According to the International Energy Agency (IEA), shale's share of U.S. oil & gas production will soar over the next 20 years. By 2035, the agency expects as much as 25% of U.S. oil and 50% of U.S. gas production will come from this source alone.
Thanks to the complexity and time involved, fracking a well is expensive, with costs running up to $10 million per well. It also requires a lot of room, a number of vehicles, and sophisticated and powerful equipment to get the job done.
But finding, drilling, and production costs are coming down as efficiencies are being gained. And this phenomenon will accelerate the rate at which supply hits the market.
Since late 2010, the time to drill a Bakken well has fallen dramatically - from 36 to 22 days currently.
Natural Gas Prices Move as the Switchover from Coal Continues
Natural gas prices have been on the rise in 2013. One of the major contributing factors for the rise, and one that will push gas prices even higher in the years ahead, has been singled out by Money Morning Global Energy Strategist, Dr. Kent Moors a number of times...
That factor is the switch by electric power companies from coal-fired electric generation to natural gas-fired generation. More than 9,000 megawatts of coal-fired generation were retired in 2012 alone.
The switchover is occurring because of two main reasons.
The first reason is how low natural gas prices are - even though the switch is causing a price climb.
The second is that burning natural gas is about half as polluting as burning coal.
Two Natural Gas Stocks to Buy Now Before the Transportation Revolution
Exploration and drilling for oil in America's newfound shale fields has unleashed a game-changing byproduct - enormous pools of natural gas that could meet the nation's energy needs for the next century.
In fact, the discoveries are so colossal they're set to rattle energy markets around the planet.
"North America has set off a supply shock that is sending ripples throughout the world," the International Energy Agency (IEA) said in its 2013 medium-term report.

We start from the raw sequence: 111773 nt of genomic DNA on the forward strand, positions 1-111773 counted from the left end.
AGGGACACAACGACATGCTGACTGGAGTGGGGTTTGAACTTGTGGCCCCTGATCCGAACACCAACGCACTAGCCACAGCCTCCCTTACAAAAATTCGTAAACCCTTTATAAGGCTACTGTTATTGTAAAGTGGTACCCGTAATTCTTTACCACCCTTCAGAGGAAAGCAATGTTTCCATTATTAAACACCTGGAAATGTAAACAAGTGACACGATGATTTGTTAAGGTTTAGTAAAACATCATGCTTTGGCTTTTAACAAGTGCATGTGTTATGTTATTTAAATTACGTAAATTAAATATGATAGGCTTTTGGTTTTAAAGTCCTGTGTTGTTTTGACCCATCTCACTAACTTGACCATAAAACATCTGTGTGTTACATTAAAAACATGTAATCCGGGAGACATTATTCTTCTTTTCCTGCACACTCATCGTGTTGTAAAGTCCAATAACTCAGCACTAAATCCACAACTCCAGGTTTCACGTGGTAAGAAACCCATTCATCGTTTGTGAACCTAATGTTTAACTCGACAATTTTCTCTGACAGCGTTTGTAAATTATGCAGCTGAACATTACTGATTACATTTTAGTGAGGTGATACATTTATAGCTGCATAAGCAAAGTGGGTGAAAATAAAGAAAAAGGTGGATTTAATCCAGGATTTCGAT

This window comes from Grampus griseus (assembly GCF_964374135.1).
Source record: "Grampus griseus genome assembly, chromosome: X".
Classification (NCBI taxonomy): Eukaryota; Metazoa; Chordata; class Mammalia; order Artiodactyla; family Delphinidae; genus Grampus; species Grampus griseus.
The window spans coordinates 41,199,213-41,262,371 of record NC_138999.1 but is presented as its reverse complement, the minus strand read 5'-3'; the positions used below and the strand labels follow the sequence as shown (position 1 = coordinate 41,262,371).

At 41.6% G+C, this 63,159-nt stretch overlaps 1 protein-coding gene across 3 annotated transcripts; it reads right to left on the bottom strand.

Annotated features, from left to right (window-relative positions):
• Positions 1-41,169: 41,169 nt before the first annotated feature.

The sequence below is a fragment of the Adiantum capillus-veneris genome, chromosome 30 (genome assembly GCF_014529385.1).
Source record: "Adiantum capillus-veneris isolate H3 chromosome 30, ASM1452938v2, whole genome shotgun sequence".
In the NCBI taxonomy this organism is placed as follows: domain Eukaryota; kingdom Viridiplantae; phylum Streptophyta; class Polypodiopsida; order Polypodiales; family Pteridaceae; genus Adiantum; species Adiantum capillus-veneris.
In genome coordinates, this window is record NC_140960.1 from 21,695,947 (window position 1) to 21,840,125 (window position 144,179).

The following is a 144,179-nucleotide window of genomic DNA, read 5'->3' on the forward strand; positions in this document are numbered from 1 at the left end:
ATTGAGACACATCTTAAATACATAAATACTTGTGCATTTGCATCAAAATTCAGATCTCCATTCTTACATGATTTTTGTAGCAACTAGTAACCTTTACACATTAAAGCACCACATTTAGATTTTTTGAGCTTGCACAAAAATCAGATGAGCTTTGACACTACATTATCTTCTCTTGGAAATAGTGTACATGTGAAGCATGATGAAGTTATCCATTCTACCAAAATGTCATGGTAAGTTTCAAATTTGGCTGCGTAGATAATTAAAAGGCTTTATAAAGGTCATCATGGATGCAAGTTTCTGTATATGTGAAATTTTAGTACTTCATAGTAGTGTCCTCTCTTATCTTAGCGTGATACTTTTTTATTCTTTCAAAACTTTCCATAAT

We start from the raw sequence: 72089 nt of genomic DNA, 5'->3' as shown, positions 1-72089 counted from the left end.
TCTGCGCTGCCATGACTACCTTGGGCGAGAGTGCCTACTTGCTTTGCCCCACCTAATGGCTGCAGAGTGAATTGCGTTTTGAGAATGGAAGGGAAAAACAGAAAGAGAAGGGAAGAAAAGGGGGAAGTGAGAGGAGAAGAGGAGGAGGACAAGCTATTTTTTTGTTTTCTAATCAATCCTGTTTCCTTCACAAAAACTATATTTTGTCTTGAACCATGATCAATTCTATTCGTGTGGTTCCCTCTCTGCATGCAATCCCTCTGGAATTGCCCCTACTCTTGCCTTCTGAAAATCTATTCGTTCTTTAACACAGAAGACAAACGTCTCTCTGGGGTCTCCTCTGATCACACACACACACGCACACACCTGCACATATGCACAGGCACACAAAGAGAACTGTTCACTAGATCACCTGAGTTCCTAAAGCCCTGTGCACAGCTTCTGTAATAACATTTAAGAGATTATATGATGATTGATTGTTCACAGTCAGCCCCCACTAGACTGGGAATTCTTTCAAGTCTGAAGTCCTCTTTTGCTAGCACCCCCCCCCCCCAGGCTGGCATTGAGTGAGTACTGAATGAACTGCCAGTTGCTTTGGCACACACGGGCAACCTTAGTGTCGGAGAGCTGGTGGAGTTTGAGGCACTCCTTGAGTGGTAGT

But the first place to feel the effects will be right here at home.
You see, the supply surge will spur a massive switch away from smog-belching diesel engines to clean-burning, natural gas-powered vehicles.
Natural Gas Companies Inch Closer to LNG Export Approvals
Those natural gas companies awaiting approval to export liquefied natural gas (LNG) got a hopeful sign last week.
The push toward the United States becoming a prominent LNG exporter moved forward Friday. The U.S. Department of Energy (DOE) approved only the second facility to export LNG to countries without a free trade agreement with the United States.
The Obama administration gave the thumbs up (a 20-year approval) to the Freeport LNG project in Texas. It is owned 50/50 by ConocoPhillips (NYSE: COP) and Michael Smith, the founder, chairman and CEO of Basin Exploration (later sold to Stone Energy).
Natural Gas Stocks: Time to Pick the Next Winner in LNG Export Race
There's a worldwide race heating up to supply the world with liquefied natural gas (LNG) and right now the U.S. lags far behind.
But that's about to change, with the U.S. expected to go from 0% of global LNG exports today to 9%-12% as early as 2020.
Investors should get ready because certain natural gas stocks will surge along with the exports.
So far, only Cheniere Energy Inc. (NYSE: LNG) is allowed to export LNG out of the U.S. to both free trade and non-free trade agreement (FTA) countries- it hopes to begin exporting in 2015.
And Cheniere's stock has been on a tear since earning that approval.
When the DOE announced the approval of LNG exports from Sabine Pass on May 20, 2011, Cheniere was trading at $7.69. The stock soared over 30% that day, finishing at $10.04, and today trades nearly 301% higher at $30.82.
Now, investors have another chance to profit from an LNG company.
Once again the catalyst will be approval from the DOE to export LNG to non-FTA countries.
And a non-FTA permit is the key with LNG exports.